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Neuron. 2004 Jul 8;43(1):119-31.

Variance-mean analysis in the presence of a rapid antagonist indicates vesicle depletion underlies depression at the climbing fiber synapse.

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Department of Neurobiology, Harvard Medical School, Boston, MA 02115, USA.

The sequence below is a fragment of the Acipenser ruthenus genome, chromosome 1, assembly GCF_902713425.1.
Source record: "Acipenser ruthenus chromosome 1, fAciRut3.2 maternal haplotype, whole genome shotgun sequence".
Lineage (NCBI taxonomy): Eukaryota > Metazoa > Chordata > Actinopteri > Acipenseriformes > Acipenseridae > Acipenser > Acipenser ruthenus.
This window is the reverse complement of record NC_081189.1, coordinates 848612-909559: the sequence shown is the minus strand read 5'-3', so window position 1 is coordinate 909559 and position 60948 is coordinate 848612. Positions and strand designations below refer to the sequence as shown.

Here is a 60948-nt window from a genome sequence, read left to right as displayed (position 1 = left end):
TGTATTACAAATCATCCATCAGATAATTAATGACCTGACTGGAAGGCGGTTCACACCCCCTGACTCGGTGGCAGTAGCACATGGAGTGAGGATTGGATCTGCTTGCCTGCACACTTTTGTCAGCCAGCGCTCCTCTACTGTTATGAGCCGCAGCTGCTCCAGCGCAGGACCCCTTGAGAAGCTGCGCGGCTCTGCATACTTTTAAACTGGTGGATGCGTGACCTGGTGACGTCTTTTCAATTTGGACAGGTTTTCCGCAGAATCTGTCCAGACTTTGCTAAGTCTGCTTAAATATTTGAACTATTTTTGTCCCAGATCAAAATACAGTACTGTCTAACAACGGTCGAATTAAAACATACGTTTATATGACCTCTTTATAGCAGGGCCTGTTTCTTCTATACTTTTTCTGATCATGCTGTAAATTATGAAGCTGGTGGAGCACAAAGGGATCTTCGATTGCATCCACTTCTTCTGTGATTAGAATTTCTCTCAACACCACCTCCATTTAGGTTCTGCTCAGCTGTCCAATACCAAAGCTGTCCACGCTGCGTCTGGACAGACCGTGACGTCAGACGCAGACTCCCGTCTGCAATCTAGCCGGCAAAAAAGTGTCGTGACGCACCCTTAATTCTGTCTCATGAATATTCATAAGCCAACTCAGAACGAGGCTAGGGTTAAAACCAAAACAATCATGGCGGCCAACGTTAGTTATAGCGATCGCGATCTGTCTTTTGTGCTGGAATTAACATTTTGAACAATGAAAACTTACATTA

Many types of synapses throughout the nervous system are transiently depressed during high-frequency stimulation. Several mechanisms have been proposed to account for this depression, including depletion of release-ready vesicles. However, numerous studies have raised doubts about the importance of depletion in depression of central synapses and have implicated alternative mechanisms, such as decreased release probability. We use variance-mean analysis to determine the mechanism of depression at the climbing fiber to Purkinje cell synapse. We find that postsynaptic receptor saturation makes it difficult to distinguish between a decrease in available vesicles and a reduction in release probability. When AMPA receptor saturation is relieved with a low-affinity antagonist, variance-mean analysis reveals that depression arises from a decrease in the number of release-ready vesicles. Vesicle depletion is prominent, despite numerous docked vesicles at each release site, due to multivesicular release. We conclude that vesicle depletion can contribute significantly to depression of central synapses.

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